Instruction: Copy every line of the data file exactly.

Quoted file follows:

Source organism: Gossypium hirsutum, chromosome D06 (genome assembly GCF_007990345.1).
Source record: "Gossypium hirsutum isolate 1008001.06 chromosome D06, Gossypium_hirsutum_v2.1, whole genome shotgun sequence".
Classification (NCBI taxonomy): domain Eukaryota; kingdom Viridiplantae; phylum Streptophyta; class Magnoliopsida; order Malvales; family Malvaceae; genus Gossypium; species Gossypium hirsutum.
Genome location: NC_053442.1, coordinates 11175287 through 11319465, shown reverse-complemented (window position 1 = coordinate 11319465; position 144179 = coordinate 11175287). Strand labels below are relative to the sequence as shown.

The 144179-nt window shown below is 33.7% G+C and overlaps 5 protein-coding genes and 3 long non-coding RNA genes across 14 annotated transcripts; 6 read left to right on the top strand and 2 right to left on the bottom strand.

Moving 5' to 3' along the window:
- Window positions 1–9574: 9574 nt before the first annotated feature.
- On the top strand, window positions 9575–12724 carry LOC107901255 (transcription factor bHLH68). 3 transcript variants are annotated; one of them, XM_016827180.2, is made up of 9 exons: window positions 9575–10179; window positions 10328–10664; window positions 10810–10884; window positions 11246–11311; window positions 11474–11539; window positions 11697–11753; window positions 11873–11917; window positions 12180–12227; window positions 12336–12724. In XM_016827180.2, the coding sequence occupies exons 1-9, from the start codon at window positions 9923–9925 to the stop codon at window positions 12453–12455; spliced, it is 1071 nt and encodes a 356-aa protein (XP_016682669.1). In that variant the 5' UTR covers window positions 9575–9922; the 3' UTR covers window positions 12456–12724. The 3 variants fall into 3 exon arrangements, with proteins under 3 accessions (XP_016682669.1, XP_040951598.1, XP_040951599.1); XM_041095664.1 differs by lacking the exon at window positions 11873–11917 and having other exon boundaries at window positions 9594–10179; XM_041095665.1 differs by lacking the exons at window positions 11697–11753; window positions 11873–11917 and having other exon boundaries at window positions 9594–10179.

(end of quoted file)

Source organism: Gossypium hirsutum, chromosome D06 (genome assembly GCF_007990345.1).
Source record: "Gossypium hirsutum isolate 1008001.06 chromosome D06, Gossypium_hirsutum_v2.1, whole genome shotgun sequence".
Classification (NCBI taxonomy): domain Eukaryota; kingdom Viridiplantae; phylum Streptophyta; class Magnoliopsida; order Malvales; family Malvaceae; genus Gossypium; species Gossypium hirsutum.
Genome location: NC_053442.1, coordinates 11175287 through 11319465, shown reverse-complemented (window position 1 = coordinate 11319465; position 144179 = coordinate 11175287). Strand labels below are relative to the sequence as shown.

The 144179-nt window shown below is 33.7% G+C and overlaps 5 protein-coding genes and 3 long non-coding RNA genes across 14 annotated transcripts; 6 read left to right on the top strand and 2 right to left on the bottom strand.

Moving 5' to 3' along the window:
- Window positions 1–9574: 9574 nt before the first annotated feature.
- On the top strand, window positions 9575–12724 carry LOC107901255 (transcription factor bHLH68). 3 transcript variants are annotated; one of them, XM_016827180.2, is made up of 9 exons: window positions 9575–10179; window positions 10328–10664; window positions 10810–10884; window positions 11246–11311; window positions 11474–11539; window positions 11697–11753; window positions 11873–11917; window positions 12180–12227; window positions 12336–12724. In XM_016827180.2, the coding sequence occupies exons 1-9, from the start codon at window positions 9923–9925 to the stop codon at window positions 12453–12455; spliced, it is 1071 nt and encodes a 356-aa protein (XP_016682669.1). In that variant the 5' UTR covers window positions 9575–9922; the 3' UTR covers window positions 12456–12724. The 3 variants fall into 3 exon arrangements, with proteins under 3 accessions (XP_016682669.1, XP_040951598.1, XP_040951599.1); XM_041095664.1 differs by lacking the exon at window positions 11873–11917 and having other exon boundaries at window positions 9594–10179; XM_041095665.1 differs by lacking the exons at window positions 11697–11753; window positions 11873–11917 and having other exon boundaries at window positions 9594–10179.